The soil around all homes undergoes a process called ‘natural settling’ in the years after construction. For a home built for today’s standards, this settlement does not normally impact the structure. However, many of the Bay Area’s older homes as well as homes built on landfill have significant problems caused by natural settling that leaves them vulnerable to earthquake damage. In some cases, this is compounded by poor drainage that leads to saturated soil and therefore compromised stability during even a moderate quake. The most appropriate repair or mitigation strategies for a particular site condition is best determined by a soil analysis, performed by a qualified, licensed Soil Engineer working in conjunction with your contractor.  Some commonly-employed strategies are retaining walls, foundation repairs, foundation buttresses, lime treatment, grout injection, or a Shotcrete and soil-nailing combination. Glynn Construction partners with a number of talented specialty engineering professionals and will assign the appropriate specialist to address your home’s particular needs.

A series of retaining walls hold back hillside soil while providing options for attractive decking and plantings in what was a very steep and unusable backyard

A series of retaining walls hold back hillside soil while providing options for attractive decking and plantings in what was a very steep and unusable backyard

Concrete piers are used to secure a new home’s foundation into stable earth

Concrete piers are used to secure a new home’s foundation into stable earth

Q. Where do I start if I think my home needs seismic upgrading?

A. No home is 100% ‘earthquake- proof’, but you can take steps to prevent or minimize damage in the event of a moderate or strong quake. In order to properly retrofit your home, it’s critical to hire a licensed building contractor. In the case of a high-risk or high-value project, you may also require the services of a Structural Engineer, a Civil Engineer, and/or a Soils Engineer. After a complete analysis of conditions and risks, the most appropriate solution for your specific case can be developed, a building permit is obtained, and retrofit work can begin.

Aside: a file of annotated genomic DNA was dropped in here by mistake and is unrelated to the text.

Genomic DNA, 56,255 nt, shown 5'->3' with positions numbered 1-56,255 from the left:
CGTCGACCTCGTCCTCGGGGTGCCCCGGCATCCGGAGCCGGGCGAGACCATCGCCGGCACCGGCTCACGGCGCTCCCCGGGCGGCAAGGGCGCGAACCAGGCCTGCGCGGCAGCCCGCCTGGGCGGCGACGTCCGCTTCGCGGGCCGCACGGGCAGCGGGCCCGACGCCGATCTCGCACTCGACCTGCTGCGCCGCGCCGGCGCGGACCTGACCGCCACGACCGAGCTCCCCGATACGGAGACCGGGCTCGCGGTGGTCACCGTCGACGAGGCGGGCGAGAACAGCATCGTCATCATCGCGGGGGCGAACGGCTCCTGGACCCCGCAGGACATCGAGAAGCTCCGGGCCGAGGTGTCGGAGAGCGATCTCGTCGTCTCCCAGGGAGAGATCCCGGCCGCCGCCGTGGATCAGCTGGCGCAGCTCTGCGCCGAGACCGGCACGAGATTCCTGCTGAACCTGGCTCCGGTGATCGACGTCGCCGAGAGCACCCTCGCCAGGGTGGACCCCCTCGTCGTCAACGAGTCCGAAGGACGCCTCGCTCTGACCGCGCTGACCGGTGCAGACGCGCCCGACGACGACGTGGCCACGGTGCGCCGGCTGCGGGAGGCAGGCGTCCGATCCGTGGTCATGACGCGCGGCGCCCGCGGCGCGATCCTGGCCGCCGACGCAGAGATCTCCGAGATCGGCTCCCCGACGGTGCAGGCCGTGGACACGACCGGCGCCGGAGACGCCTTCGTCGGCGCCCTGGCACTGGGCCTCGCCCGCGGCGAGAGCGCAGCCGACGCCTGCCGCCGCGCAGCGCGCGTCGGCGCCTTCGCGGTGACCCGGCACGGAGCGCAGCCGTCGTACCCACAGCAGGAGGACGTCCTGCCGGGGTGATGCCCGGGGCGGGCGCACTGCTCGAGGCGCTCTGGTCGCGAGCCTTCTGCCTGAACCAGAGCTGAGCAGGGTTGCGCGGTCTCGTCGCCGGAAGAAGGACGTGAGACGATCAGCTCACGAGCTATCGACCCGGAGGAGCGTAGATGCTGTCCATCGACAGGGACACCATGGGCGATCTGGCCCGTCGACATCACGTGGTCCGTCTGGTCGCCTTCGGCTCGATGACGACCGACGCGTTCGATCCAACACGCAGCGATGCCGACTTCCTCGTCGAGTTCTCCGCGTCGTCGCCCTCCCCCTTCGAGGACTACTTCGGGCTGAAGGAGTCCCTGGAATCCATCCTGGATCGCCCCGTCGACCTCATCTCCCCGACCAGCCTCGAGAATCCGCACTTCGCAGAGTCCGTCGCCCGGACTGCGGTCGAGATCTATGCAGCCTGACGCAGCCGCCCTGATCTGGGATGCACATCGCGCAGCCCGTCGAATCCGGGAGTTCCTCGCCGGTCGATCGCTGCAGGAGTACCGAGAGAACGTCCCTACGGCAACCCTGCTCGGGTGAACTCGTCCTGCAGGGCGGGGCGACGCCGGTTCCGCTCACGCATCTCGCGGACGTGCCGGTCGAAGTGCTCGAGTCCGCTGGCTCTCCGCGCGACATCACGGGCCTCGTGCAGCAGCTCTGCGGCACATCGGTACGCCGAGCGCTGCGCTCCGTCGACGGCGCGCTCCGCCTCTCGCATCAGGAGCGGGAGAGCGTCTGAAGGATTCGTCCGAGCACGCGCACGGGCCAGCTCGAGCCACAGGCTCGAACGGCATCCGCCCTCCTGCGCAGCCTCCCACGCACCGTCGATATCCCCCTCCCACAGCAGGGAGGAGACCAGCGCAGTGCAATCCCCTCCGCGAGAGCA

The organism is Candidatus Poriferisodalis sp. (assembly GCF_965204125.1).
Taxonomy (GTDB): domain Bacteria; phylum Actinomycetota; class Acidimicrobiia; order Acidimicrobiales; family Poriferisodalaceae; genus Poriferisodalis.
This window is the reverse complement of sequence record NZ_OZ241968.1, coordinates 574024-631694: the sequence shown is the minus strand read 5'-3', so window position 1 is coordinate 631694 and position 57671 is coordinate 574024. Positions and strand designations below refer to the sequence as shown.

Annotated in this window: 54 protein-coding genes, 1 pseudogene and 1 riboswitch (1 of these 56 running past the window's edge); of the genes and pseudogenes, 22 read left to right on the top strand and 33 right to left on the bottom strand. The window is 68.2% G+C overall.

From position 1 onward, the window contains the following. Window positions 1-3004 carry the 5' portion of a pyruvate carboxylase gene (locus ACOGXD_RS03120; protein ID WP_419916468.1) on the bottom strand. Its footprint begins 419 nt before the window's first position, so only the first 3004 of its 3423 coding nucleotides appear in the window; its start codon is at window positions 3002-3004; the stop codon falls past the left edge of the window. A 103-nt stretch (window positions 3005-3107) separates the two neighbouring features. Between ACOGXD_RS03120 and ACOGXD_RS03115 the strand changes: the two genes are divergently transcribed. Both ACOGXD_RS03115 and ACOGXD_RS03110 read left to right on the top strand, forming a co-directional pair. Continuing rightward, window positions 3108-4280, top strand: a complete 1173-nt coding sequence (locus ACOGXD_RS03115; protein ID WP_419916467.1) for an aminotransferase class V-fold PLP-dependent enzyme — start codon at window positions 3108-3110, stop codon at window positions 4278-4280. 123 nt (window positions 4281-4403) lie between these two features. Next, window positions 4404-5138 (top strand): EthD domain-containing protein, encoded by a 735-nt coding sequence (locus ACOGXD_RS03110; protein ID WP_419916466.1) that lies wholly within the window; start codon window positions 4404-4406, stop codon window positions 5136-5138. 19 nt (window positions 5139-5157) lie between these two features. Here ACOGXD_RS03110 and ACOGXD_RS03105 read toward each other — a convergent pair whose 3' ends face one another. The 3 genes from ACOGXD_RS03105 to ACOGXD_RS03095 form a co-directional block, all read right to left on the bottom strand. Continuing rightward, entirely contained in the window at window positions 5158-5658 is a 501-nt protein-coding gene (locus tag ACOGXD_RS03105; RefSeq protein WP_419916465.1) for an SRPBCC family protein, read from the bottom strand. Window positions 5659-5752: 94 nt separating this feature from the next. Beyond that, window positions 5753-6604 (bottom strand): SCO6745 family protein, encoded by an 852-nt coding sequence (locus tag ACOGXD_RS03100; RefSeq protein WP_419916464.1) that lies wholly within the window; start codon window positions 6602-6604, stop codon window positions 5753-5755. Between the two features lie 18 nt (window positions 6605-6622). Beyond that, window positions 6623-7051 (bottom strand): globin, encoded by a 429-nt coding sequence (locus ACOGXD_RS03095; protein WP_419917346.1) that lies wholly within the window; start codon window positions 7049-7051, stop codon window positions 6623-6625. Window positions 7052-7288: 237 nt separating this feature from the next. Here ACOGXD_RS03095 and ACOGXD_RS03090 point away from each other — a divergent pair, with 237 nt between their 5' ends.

In cases such as hillside homes requiring reinforced footings, or those needing drainage modifications or retaining wall repair/replacement/construction, the homeowner will also require the services of a General Engineering Contractor.  It’s certainly possible to hire two separate contractors and attempt to coordinate their work, but this places greater risk and responsibility on the homeowner. The  most cost-effective and efficient solution involves working with a single contractor who will reinforce the structural frame of your home as well as reinforce any footings, modify drainage patterns, or build retaining walls (i.e. a contractor holding both California “A” and “B” licenses). This allows a single party–the contractor–to manage the risk associated with a multi-faceted retrofit, and ensure that the entire project is orchestrated and managed in the most efficient manner possible.